A spokeswoman from the U.S. Postal Service said that while Astoria’s Grand station has been saved from the chopping block, four other post offices in Queens are still up for study.
Connie Chirichello of USPS said public meetings will be held to discuss whether or not offices in Holliswood, Rosedale, Arverne and Rockaway Beach will be closed.
“As of right now, meeting dates have not been allocated,” Chirichello said.
The Grand Office, at 45-08 30th Ave. in Astoria, was one of five in Queens on a list of potential post offices that USPS was considering for closure. The others include the Holliswood post office, at 197-33 Hillside Ave.; the Rosedale post office, at 145-06 253rd St.; the Arverne post office, at 329 Beach 59th St.; and the Rockaway Beach post office, at 90-14 Rockaway Beach Blvd.
U.S. Rep. Carolyn Maloney (D-Astoria) and other Astoria representatives praised USPS’s decision last week to take the Grand Post Office on 30th Avenue off the list.
“This is a critical center,” Maloney said. “It serves many disabled, many elderly, but also the business district of Steinway [Street].”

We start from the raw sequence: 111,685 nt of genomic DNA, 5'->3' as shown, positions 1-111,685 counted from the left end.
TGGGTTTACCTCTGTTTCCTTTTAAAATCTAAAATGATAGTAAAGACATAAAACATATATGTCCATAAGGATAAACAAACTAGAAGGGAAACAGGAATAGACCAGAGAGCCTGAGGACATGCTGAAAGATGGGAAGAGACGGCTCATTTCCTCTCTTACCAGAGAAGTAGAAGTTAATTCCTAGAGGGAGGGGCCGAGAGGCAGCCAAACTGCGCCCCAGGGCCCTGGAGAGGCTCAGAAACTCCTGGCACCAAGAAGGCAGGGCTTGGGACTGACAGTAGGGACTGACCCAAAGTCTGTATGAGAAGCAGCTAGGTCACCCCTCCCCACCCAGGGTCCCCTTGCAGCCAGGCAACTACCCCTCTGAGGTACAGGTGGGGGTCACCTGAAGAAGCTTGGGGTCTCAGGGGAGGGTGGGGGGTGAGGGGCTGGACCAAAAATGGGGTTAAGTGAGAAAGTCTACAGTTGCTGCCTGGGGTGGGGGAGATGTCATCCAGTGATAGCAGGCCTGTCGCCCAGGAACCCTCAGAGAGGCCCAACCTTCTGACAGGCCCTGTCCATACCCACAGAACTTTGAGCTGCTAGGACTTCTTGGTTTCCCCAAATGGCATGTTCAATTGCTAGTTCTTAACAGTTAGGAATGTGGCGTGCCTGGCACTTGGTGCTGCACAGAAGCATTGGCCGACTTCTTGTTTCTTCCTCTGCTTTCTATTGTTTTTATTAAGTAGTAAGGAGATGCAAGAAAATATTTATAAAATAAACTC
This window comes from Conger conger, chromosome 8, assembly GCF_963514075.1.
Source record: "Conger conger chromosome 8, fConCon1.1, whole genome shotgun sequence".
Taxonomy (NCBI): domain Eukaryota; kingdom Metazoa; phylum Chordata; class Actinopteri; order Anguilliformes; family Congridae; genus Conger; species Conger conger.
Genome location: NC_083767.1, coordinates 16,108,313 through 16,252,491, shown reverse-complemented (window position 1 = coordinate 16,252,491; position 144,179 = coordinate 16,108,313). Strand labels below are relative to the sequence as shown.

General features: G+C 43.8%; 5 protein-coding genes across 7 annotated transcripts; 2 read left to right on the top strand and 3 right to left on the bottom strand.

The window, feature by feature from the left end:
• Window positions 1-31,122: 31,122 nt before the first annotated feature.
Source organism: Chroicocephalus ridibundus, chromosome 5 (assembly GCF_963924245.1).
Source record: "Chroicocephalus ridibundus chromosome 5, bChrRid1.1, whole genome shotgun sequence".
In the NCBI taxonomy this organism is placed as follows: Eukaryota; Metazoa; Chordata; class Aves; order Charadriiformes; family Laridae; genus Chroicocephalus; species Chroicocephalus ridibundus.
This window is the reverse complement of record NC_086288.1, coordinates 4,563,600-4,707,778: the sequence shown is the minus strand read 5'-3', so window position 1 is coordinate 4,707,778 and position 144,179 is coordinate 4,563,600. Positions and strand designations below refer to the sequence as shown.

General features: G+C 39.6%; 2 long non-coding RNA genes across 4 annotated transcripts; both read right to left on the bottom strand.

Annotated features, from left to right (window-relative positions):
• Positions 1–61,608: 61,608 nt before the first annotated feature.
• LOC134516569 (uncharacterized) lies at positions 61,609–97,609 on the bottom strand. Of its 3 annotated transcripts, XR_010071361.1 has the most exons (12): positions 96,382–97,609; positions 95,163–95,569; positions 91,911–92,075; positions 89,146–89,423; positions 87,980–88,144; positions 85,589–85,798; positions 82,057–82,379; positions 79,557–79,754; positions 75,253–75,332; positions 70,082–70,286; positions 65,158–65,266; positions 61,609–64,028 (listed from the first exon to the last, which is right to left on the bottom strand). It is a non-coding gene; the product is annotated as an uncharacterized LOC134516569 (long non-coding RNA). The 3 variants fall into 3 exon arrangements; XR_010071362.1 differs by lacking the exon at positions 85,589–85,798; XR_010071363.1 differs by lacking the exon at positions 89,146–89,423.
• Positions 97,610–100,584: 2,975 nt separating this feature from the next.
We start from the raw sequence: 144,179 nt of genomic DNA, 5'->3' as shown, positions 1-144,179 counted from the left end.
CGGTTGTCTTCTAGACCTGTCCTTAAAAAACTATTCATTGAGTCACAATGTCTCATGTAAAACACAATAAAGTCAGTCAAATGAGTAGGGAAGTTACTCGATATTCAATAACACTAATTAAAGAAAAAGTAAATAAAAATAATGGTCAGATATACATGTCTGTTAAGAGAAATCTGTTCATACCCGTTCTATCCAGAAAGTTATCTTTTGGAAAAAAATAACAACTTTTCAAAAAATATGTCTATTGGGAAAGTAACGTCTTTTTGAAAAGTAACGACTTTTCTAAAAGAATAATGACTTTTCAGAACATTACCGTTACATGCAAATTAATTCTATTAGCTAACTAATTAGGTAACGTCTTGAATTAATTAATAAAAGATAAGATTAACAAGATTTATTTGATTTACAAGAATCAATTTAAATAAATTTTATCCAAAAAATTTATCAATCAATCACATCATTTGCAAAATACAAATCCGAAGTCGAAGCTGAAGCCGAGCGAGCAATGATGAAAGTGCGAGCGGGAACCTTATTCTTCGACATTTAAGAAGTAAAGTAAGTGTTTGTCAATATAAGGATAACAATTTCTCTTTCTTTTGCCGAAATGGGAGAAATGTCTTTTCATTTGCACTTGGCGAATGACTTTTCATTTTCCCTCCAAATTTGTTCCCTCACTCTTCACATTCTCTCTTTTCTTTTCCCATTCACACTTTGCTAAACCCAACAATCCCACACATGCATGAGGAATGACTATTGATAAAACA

Astoria’s elected officials and business leaders contended at two rallies this summer that the Grand Post Office did not belong on the list. Maloney said in the past the? nearest post office, at 21-17 Broadway, is nearly half a mile away, making it difficult for seniors and those with disabilities to travel there.
“This is a neighborhood where not many people have cars,” Maloney said. “People walk.”
Maloney collected more than 1,000 signatures to keep the office open, which she gave to U.S. Postmaster General Patrick Donahoe. The congresswoman also maintained that Grand Office remained profitable. USPS considered post offices for closure if they earned less than $600,000 in revenue for fiscal year 2011. The Grand Office missed the mark by less than $40,000 in profit.
Maloney said the office’s adequate profits may have been the most convincing to Donahoe.
Astoria District Leader Costa Constantinides, who held the first rally, called the saving of the post office a “great victory” for the community. He said that with the neighborhood’s ever burgeoning population, the office was a necessity.
“We need critical infrastructure to be maintained and grown,” Constantinides said.
Tony Barsamian, chairman of the Steinway Astoria Partnership, was one of many business leaders who praised Maloney for her efforts.
“We want to have a better, user-friendly community,” Barsamian said.
Maloney denied that USPS was obsolete in the days of e-mail and paperless bills. Maloney said post offices serve the entire country and more heavily trafficked offices in urban areas cover for offices in less populated areas. She said she believes the post offices can become more viable through partnerships with businesses.
“The post office is as vital today as it ever was,” Maloney said.